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American TV comedy often seems more 'universal' in its appeal than intensely 'local' British sit-coms, but both rely on stereotyped representations of social

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Gutemberg Dantas Araujo 24/03/2004 Journalism and Sociology/ Film studies Tutor: Dr Bruce Hanlin "American TV comedy often seems more 'universal' in its appeal than intensely 'local' British sit-coms, but both rely on stereotyped representations of social class". Discuss this proposition, illustrating your answer with appropriate examples. Sit-coms in television history have been one of the most important genres for expressing the values of the middle and lower classes in our society, not in order to make fun of them but to express the best of them in a softer way. For the general public today, the sit-com is like the pantomime was for the Victorians. British comedy still has a Victorian taste, but it is one that is only recognized and truly appreciated by the British, which makes the British sitcoms less universal, and it does also express a more localised British culture. In reality, the appeal of American sit-coms in relation to the British is clear. In the UK, the use of social class stereotypes is more intense; they rely on a more complex social background than the US. Although it is generally felt that UK culture is gradually becoming less defined by the stereotypes of social class, it is notable that in the last five years of television, many sit-coms in UK television continue to approach mainly social class issues, which have more to do with the working class than ever before. For example, in the last year there were two productions that clearly illustrate this point: Shameless and Little Britain, recent productions by Channel 4 and the BBC, used the stereotype of the English working class. ...read more.


recognisable type; a representation or embodiment of a set of ideas or a manifestation of a clich´┐Ż.2 For the American sit-com, the stereotype has to have a more universal appeal, where in Britain these stereotypes are more easily recognized in our local society, and the male and female stereotype interacts with the surroundings, making it part of the actor's character. However, audiences can notice a change in American sit-coms in the last five years. They are using a more straight-forward form in sit-coms like Will and Grace. In this show, there is a new use of gay stereotypes being very open but with a universal appeal. Will is a camp 'butch' gay guy whereas his best friend is camp and feminine, perhaps the funniest of the two of them. In Gimme, Gimme, Gimme, there is the camp gay guy who interacts with an ugly and fat flatmate. But the jokes and situations in which they are involved do not have a universal appeal because their jokes exploit additional stereotypes in English society that make the programme incomprehensible for anyone other than the British. The use of such stereotypes promotes the illusion of community which can be recognized by an audience. Making fun of any strange behaviour which is not acceptable in society, one way or another, is part of the sit-com format. Situation comedy is seen as light entertainment. According to TV producers, its function is to attract funding and to catch the audience early in the evening, offering a laugh which temporarily gives them an escape from reality. ...read more.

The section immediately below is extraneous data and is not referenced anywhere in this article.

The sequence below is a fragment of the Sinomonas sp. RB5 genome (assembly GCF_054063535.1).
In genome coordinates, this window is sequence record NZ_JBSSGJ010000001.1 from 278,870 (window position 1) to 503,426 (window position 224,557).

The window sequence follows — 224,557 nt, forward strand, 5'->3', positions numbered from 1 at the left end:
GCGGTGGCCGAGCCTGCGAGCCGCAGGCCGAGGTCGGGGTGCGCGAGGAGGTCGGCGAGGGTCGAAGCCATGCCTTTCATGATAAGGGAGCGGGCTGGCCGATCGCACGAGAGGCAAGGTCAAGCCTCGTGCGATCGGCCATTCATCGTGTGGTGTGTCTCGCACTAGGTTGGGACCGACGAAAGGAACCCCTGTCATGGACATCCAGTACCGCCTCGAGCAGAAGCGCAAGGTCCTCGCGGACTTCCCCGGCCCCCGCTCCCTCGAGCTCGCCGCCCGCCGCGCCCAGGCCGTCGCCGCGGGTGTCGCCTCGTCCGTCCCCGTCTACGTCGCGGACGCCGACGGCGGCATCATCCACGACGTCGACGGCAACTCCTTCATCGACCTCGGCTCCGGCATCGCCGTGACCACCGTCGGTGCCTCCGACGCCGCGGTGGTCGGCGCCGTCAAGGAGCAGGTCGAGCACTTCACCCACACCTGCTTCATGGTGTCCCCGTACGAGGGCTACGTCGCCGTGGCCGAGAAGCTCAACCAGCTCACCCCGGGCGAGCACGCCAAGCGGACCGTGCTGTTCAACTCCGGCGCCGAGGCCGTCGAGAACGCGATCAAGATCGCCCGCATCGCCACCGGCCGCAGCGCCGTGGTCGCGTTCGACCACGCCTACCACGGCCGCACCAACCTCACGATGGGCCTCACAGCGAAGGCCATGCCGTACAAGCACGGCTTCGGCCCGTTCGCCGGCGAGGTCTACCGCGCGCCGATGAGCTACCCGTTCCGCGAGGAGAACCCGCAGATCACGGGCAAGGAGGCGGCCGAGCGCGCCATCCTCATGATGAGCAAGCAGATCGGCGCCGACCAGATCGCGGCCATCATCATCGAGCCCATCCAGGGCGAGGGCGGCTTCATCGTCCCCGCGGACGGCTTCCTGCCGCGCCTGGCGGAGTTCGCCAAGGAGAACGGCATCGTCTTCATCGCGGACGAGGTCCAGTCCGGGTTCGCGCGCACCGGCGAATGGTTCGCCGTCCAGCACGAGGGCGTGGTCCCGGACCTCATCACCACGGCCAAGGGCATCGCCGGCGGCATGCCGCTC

She only drinks natural drinks and dresses with a feminist attitude. It is the clash of both present and past which makes the comedy. The exchange of values in the way that the mother's role, which is to look after her daughter, is inverted, and the confusion with the past by Edina and Patsy which transforms Absolutely Fabulous into an international sit-com. In conclusion, there is one answer for the question 'Why is the English sit-com not that universal?' British TV productions have had some success exporting their productions. However, the answer rests with the cultural aspects of the programmes themselves. The English audience is more open to American productions due to the fact that they are more universal; the jokes, the plots, and the sceneries can be incorporated into any culture with no need of any adjustment. The British sit-coms usually explore a more local stereotype and surroundings which make the export of these productions almost impossible. The amount of cultural ideology, which makes them funny, cannot be translated in many cases. Productions like Friends and Will and Grace explore more the actors' personalities and lives than their surroundings. The cultural aspects in many cases are nonexistent. When the shoplifter from Little Britain appears, the joke is often not what she says but her accent and the way she dresses. It is a clear association with somebody who lives in the east end of London - the stereotype - which makes it funny, the association of the audience with reality. For a Londoner, this association comes automatically because each viewer probably knows someone like that, or would have seen somebody or even heard such an accent before. ...read more.

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